The Ultimate Learning Experience
Cooking results in good food and is a natural part of living. Cooking is also full of opportunities for learning, so consider preschool cooking lesson plans as activities than can be part of a child’s education both in school and at home. Think of what cooking combines; math, reading, creative thinking, science, sensory experiences and social skills.
In the classroom, cooking exposes children to a variety of sensory and cognitive experiences. Cooking is a science and children can see how food changes before their eyes. An egg, for example, is loose and wet, but after it is boiled it becomes hard and rubbery. Children can also smell the aroma of foods and have many opportunities to feel different textures from soft squishy pudding to hard, crunchy carrots. Call the children’s attention to hearing the different sounds of food, like the pop of popping corn and the crunch of fresh celery. Last, but not least, children can taste different foods and enjoy the flavor.
Cooking together also provides social opportunities and helps children develop social skills, like the importance of cooperation and sharing in a group. Selecting a recipe, gathering ingredients, taking turns stirring, pouring, and chopping can be a group effort. Let’s not forget how cooking teaches math as the children measure ingredients, count amounts of foods to be combined, and recognize shapes in various foods.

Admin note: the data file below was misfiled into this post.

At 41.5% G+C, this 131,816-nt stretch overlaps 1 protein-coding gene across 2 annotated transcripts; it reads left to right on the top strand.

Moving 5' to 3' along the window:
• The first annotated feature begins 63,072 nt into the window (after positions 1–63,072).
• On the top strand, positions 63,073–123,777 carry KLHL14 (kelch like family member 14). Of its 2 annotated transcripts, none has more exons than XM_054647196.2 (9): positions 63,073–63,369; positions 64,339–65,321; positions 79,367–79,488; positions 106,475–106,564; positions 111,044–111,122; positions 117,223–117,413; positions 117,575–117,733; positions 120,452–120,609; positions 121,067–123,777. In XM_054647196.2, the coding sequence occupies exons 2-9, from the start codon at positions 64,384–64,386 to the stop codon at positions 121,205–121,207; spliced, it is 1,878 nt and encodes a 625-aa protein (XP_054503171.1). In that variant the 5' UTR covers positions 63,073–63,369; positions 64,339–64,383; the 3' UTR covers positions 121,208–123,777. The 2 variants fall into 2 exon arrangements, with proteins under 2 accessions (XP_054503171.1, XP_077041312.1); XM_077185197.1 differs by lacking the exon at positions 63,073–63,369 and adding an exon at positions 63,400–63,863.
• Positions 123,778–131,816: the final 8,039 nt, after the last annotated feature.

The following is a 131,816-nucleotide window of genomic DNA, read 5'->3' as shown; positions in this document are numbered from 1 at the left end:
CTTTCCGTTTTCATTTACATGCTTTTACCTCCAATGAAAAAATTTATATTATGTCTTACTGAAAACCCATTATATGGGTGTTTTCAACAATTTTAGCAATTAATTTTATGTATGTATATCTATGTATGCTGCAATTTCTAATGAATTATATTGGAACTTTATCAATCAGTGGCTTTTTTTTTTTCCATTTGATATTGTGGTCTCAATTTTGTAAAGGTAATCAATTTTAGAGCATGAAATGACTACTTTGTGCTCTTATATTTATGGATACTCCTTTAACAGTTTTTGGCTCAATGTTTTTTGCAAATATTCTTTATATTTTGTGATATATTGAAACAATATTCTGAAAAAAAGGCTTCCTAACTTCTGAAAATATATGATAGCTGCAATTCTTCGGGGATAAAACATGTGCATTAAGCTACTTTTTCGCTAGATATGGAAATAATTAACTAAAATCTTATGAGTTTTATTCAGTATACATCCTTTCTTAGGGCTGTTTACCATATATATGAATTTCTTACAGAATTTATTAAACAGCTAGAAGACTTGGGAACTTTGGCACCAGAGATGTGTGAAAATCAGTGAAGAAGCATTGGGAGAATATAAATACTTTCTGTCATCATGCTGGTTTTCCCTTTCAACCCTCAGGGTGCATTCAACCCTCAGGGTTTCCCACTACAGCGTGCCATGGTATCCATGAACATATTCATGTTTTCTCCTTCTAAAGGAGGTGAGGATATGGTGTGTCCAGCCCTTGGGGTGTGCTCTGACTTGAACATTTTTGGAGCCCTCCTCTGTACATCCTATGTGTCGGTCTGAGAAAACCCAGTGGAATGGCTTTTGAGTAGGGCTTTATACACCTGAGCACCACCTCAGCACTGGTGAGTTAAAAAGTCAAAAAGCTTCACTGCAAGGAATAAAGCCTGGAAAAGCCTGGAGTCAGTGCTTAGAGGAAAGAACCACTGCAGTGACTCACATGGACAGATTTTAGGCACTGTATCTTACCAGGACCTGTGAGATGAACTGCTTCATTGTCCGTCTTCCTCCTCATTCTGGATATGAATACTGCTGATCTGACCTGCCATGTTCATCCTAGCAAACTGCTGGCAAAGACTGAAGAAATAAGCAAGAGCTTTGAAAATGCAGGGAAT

There is an art to cooking as well. Children use creativity as they find new ways to combine ingredients and make up new recipes. Just think how much fun children have when arranging sliced apples on a plate with peanut butter and raisins in the center to make a flower. There are many opportunities to design, decorate, and display food in an appealing manner. Food presentation is so important — what looks good, tastes good!
Safety Precautions in Cooking
Before beginning to cook with your preschool students, there are safety precautions which are necessary to uphold in the classroom.
- Everyone must wash their hands before handling food.
- Do not allow children with colds or sores on their hands to handle food. Find an alternate activity for these children, like becoming an observer or drawing a picture of the process for the class to hang on the wall.
- Use low tables for work surfaces at a height children can reach.
- Never allow children to stand on chairs.
- Young children should not be allowed near stoves or heating elements. If your facility does not have a kitchen, think of microwaves, toaster ovens, or electric skillets on the table. Remind children that all these appliances are very hot.
- Provide enough tools and utensils for all children to participate. Use unbreakable bowls and plastic utensils. Plastic knives are good for children to use when cutting soft foods, like cooked eggs, bananas, and cooked potatoes.
- Make sure there is adult supervision at all times. In the event of a minor burn, run cold water over the area immediately. Minor cuts need a thorough washing and bandage.
- Identify children with food allergies. Give them a different project that will not involve the foods they cannot eat or modify the recipe to include these children.
Try to incorporate a classroom recipe at least once a month in your classroom. It can be a fun and tasty time for your group and has learning experiences to benefit everyone.
Photo Credit: www.flickr.com/photos/montessoribyhand/2384016410/sizes/l/